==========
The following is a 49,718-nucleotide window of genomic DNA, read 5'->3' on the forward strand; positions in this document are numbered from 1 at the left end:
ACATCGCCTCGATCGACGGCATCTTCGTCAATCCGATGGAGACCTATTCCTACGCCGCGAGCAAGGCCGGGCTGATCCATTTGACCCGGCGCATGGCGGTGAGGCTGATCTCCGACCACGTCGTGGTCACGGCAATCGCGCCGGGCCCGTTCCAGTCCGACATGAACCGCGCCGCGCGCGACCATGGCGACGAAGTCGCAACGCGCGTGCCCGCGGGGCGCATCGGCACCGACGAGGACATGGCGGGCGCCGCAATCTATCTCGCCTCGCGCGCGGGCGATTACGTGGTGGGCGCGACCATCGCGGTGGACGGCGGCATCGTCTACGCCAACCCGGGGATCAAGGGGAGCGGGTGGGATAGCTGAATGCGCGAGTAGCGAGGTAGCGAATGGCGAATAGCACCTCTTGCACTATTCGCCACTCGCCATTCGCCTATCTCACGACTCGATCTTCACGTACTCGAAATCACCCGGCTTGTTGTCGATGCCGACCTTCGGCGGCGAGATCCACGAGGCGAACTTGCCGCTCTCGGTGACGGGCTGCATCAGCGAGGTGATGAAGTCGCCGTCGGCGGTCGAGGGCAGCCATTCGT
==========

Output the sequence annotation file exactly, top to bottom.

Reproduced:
The following is a 49,718-nucleotide window of genomic DNA, read 5'->3' on the forward strand; positions in this document are numbered from 1 at the left end:
ACATCGCCTCGATCGACGGCATCTTCGTCAATCCGATGGAGACCTATTCCTACGCCGCGAGCAAGGCCGGGCTGATCCATTTGACCCGGCGCATGGCGGTGAGGCTGATCTCCGACCACGTCGTGGTCACGGCAATCGCGCCGGGCCCGTTCCAGTCCGACATGAACCGCGCCGCGCGCGACCATGGCGACGAAGTCGCAACGCGCGTGCCCGCGGGGCGCATCGGCACCGACGAGGACATGGCGGGCGCCGCAATCTATCTCGCCTCGCGCGCGGGCGATTACGTGGTGGGCGCGACCATCGCGGTGGACGGCGGCATCGTCTACGCCAACCCGGGGATCAAGGGGAGCGGGTGGGATAGCTGAATGCGCGAGTAGCGAGGTAGCGAATGGCGAATAGCACCTCTTGCACTATTCGCCACTCGCCATTCGCCTATCTCACGACTCGATCTTCACGTACTCGAAATCACCCGGCTTGTTGTCGATGCCGACCTTCGGCGGCGAGATCCACGAGGCGAACTTGCCGCTCTCGGTGACGGGCTGCATCAGCGAGGTGATGAAGTCGCCGTCGGCGGTCGAGGGCAGCCATTCGT